Category Archives: Fitness Recovery

Exercise has had a Goldilocks problem, with experts debating just how much exercise is too little, too much or just the right amount to improve health and longevity. Two new, impressively large-scale studies provide some clarity, suggesting that the ideal dose of exercise for a long life is a bit more than many of us currently believe we should get, but less than many of us might expect. The studies also found that prolonged or intense exercise is unlikely to be harmful and could add.
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Staying active has become one of the most common ways of spending leisure time away from work. This is especially important for those workers who hold sedentary jobs seated seven or more hours a day at a desk or an assembly line. If you don’t get enough exercise in your day-to-day life, chances are you spend as much free time as you can pursuing athletics. Maybe you’ve just broken your leg on a winter holiday in the Alps for a week of skiing or maybe.
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Maybe you’ve seen the long, foam tubes in the gym, but are not sure what the purpose is, or how you use it. Foam rollers are relatively new to the fitness scene and are effective in helping to prevent injuries as well as to recover after a workout. There are many different sizes and styles of foam rollers, but the purpose is the same: to aid in self-myofascial release (a.k.a. self-massage).  Foam rolling helps release tension in the muscles and the surrounding tissue known as.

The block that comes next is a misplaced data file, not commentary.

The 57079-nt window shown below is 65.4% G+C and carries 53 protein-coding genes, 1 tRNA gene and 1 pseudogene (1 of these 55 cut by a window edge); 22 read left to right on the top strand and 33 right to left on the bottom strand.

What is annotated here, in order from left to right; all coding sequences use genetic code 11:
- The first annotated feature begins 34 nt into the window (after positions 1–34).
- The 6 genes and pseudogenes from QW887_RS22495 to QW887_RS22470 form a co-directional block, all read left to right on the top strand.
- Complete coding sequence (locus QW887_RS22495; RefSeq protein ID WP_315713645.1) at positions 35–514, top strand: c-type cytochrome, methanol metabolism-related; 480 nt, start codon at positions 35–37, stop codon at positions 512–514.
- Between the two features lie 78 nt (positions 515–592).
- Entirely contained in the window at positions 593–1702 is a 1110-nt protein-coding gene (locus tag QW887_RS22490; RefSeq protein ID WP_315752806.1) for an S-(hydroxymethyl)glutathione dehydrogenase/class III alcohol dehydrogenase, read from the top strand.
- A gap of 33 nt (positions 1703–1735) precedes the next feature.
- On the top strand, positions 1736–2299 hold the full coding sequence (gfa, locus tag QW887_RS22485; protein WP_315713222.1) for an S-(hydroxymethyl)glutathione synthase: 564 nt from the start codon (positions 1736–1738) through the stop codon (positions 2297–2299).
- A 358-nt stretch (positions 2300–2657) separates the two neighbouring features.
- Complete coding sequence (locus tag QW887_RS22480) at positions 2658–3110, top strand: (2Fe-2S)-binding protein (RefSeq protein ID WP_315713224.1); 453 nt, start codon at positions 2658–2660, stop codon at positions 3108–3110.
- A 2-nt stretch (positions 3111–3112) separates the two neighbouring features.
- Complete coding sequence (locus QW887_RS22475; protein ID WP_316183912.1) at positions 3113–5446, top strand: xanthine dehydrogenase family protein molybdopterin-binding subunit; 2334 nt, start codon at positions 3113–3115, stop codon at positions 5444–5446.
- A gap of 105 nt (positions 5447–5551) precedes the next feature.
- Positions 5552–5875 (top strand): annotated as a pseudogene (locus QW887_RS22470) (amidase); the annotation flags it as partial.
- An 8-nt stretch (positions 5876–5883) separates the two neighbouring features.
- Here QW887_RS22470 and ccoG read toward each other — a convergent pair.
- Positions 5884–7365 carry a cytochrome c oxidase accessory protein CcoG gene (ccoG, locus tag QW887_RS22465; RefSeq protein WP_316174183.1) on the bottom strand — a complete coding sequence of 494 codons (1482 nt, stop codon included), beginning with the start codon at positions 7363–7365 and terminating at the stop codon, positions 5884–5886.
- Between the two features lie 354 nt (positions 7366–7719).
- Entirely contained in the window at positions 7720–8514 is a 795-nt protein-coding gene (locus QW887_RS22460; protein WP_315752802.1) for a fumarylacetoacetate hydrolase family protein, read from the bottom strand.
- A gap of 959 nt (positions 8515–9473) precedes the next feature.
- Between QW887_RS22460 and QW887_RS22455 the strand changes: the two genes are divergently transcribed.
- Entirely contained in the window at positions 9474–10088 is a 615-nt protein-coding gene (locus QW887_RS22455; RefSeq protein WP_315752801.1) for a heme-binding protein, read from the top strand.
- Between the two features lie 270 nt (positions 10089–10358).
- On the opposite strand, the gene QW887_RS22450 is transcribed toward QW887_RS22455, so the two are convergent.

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Check out this “Sleep Like An Athlete” guide from Casper. They've done a lot of research and even have a uniquely designed  mattress that can help athletes with recovery. The graphic below is filled with information about sleep cycles and optimal environments for getting a great night’s sleep so you can wake up ready to perform your best! For additional resources on choosing a mattress that fits your lifestyle, visit https://www.jenreviews.com/mattress/ casper_athelete_sleep_x2_v08 Source: www.casper.com.
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We've been told it's important to stay well-hydrated when we work out, but there's growing research that shows athletes, specifically endurance athletes such as marathoners and long-distance cyclists, can harm themselves by drinking too much water during their competitions. The condition, called hyponatremia, is caused by abnormally low sodium levels in your blood from drinking too much water. And while it's rare, it can be deadly if it happens. Even more surprising, a study published in the British Journal of Sports Medicine showed that athletes perform perfectly.
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